Richard Nixon would be 100 years old today, and on the anniversary of his birth, it's tempting to portray the 37th U.S. president as a major environmental advocate.

That would be a mistake, for it would let modern-day politics trump an important history lesson.

Nixon said and did things about the environment that seem courageous from today's perspective:

"Clean air is not free, and neither is clean water," he said in his 1970 State of the Union address. "Through our years of past carelessness we incurred a debt to nature, and now that debt is being called."

Such rhetoric has made Nixon's environmental legacy a source of ongoing debate among environmentalists, scholars and reporters. Not long ago, Michael Lemonick of the news site Climate Central said Nixon was "a champion of protecting the environment, like no president before him since Teddy Roosevelt and like no president since."

Richard Nixon in 1972Context of the times

But Lemonick and others holding that view displace history with politics. One of history's first lessons is the need to understand people and events in the context of their times.

Nixon won the presidency in 1968, when environmentalism was ascendant: Waterways were catching fire, lead poisoning was epidemic, skies were choked with smoke and rivers were dangerous to touch. Some 20 million people joined the first Earth Day protests in 1970. No one doubted the gravity of the problems; there was no serious anti-environmental movement at the time, and the long legacy of Congressional hearings on pollution issues in the 1950s and 60s – especially those chaired by Sen. Edmund Muskie, D-Maine – had built momentum towards environmental regulation and industrial reform.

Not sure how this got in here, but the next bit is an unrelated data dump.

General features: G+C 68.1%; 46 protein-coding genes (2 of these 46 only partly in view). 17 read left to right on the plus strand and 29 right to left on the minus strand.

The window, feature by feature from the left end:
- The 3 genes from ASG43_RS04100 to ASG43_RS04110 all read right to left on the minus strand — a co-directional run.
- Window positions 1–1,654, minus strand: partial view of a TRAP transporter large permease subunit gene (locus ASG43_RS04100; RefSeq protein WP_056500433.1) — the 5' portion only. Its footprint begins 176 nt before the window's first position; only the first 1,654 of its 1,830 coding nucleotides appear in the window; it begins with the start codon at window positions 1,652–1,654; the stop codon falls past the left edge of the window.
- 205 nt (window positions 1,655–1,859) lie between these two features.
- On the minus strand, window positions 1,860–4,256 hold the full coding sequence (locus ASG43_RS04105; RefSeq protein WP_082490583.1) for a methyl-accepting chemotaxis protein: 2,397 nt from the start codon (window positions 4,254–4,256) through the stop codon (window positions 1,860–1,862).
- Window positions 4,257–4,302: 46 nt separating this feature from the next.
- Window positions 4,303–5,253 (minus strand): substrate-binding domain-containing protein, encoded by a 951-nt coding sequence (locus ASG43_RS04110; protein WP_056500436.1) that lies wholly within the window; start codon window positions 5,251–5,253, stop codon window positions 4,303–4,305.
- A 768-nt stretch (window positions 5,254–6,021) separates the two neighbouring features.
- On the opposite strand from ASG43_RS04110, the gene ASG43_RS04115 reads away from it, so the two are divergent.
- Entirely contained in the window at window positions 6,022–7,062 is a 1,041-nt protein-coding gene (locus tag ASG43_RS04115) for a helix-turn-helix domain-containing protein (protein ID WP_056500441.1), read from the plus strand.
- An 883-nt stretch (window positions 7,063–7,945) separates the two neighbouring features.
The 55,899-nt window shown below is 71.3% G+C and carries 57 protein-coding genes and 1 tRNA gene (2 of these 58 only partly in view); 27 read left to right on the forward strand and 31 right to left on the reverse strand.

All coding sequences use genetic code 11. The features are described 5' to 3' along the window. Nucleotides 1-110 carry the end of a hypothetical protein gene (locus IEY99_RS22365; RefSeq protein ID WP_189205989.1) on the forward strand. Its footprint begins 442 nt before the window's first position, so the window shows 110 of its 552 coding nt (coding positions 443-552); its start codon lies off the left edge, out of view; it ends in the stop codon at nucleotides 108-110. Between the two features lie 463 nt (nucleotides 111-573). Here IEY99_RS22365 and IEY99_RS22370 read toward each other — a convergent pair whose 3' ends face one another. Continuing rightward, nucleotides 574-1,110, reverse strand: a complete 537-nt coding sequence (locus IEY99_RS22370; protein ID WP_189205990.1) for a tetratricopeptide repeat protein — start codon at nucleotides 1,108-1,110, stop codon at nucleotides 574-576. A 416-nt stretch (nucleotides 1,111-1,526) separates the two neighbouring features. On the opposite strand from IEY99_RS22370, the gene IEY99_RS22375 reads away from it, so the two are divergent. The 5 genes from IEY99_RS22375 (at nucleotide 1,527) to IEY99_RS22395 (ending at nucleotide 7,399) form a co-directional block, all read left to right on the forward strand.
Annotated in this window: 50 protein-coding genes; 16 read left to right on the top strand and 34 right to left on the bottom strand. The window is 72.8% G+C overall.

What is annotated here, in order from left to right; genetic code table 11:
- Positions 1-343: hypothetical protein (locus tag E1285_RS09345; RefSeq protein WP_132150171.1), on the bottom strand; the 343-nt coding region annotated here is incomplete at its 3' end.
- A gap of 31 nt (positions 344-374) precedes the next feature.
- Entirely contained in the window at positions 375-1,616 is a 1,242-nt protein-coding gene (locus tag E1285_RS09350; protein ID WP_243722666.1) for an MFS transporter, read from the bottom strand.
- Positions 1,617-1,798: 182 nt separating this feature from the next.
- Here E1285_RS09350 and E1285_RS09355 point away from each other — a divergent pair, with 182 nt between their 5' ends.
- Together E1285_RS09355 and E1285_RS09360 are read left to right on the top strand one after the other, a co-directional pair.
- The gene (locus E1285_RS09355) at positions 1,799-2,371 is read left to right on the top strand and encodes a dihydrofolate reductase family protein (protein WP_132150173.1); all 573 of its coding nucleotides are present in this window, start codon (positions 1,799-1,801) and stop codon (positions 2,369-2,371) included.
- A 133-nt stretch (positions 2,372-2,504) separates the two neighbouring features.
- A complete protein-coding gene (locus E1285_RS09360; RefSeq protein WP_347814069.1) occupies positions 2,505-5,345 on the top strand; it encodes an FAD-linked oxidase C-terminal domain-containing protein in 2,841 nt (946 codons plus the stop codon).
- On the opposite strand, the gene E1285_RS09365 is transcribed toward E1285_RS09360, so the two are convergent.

Nixon, simply by going along with the agenda, easily crafted a positive record. 

True, Nixon did encourage and sign key pieces of legislation, such as the National Environmental Policy Act of 1969. He signed the enabling act consolidating several federal agencies into the Environmental Protection Agency. He extended the Clean Air Act. In all, he inked 14 major pieces of legislation protecting the environment.

Back seat to China

Yet these were not terribly significant for Nixon himself. In the context of the times, domestic issues like the environment took a distant back seat to the Vietnam war and the new policy towards China. As a result, Nixon's rhetoric could be pro-environmental on a general level without compromising more important foreign policy initiatives.

In his 1970 State of the Union Address, Nixon outlined major environmental concerns and promised action: "Restoring nature to its natural state is a cause beyond party and beyond factions," he said. "It has become a common cause of all of the people of this country."

But when it came to specifics, Nixon was hardly the environmental champion of his era.

The Nixon administration set back the deadline for the automobile industry to develop a 90 percent pollution-free engine, insisting on a "low-lead," rather than a "no-lead," automobile.